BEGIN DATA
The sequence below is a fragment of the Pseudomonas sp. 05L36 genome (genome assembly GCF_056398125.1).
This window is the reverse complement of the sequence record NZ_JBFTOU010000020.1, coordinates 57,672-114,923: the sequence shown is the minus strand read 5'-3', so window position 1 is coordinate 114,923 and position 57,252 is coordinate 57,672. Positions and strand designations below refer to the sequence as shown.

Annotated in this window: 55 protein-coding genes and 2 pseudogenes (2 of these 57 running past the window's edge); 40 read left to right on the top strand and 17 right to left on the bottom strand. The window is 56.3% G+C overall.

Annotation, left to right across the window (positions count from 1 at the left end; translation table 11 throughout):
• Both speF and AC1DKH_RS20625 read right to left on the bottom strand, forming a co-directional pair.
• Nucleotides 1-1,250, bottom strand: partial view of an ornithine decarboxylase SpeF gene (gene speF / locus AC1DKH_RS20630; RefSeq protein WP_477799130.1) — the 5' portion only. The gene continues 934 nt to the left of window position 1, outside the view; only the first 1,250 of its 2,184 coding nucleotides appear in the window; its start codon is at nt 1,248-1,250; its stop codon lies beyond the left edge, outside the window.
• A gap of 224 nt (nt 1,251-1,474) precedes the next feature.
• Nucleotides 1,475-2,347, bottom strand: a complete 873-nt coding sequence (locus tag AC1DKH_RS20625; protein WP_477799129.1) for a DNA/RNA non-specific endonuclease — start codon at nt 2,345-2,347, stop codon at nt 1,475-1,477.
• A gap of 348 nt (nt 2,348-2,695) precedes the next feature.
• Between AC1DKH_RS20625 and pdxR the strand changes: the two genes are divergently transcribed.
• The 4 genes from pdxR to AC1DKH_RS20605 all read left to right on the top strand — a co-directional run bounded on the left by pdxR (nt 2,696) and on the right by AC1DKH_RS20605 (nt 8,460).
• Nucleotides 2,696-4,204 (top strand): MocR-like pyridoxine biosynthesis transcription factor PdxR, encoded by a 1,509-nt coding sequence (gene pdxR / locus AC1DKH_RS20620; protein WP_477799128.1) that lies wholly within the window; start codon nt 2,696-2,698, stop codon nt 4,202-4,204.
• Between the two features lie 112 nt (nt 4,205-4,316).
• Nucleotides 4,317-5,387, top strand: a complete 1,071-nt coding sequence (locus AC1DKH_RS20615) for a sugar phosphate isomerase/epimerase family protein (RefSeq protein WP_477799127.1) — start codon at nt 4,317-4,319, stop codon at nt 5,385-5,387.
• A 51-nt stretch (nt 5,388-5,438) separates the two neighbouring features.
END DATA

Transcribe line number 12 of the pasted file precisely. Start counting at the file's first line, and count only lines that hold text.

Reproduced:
• Nucleotides 2,696-4,204 (top strand): MocR-like pyridoxine biosynthesis transcription factor PdxR, encoded by a 1,509-nt coding sequence (gene pdxR / locus AC1DKH_RS20620; protein WP_477799128.1) that lies wholly within the window; start codon nt 2,696-2,698, stop codon nt 4,202-4,204.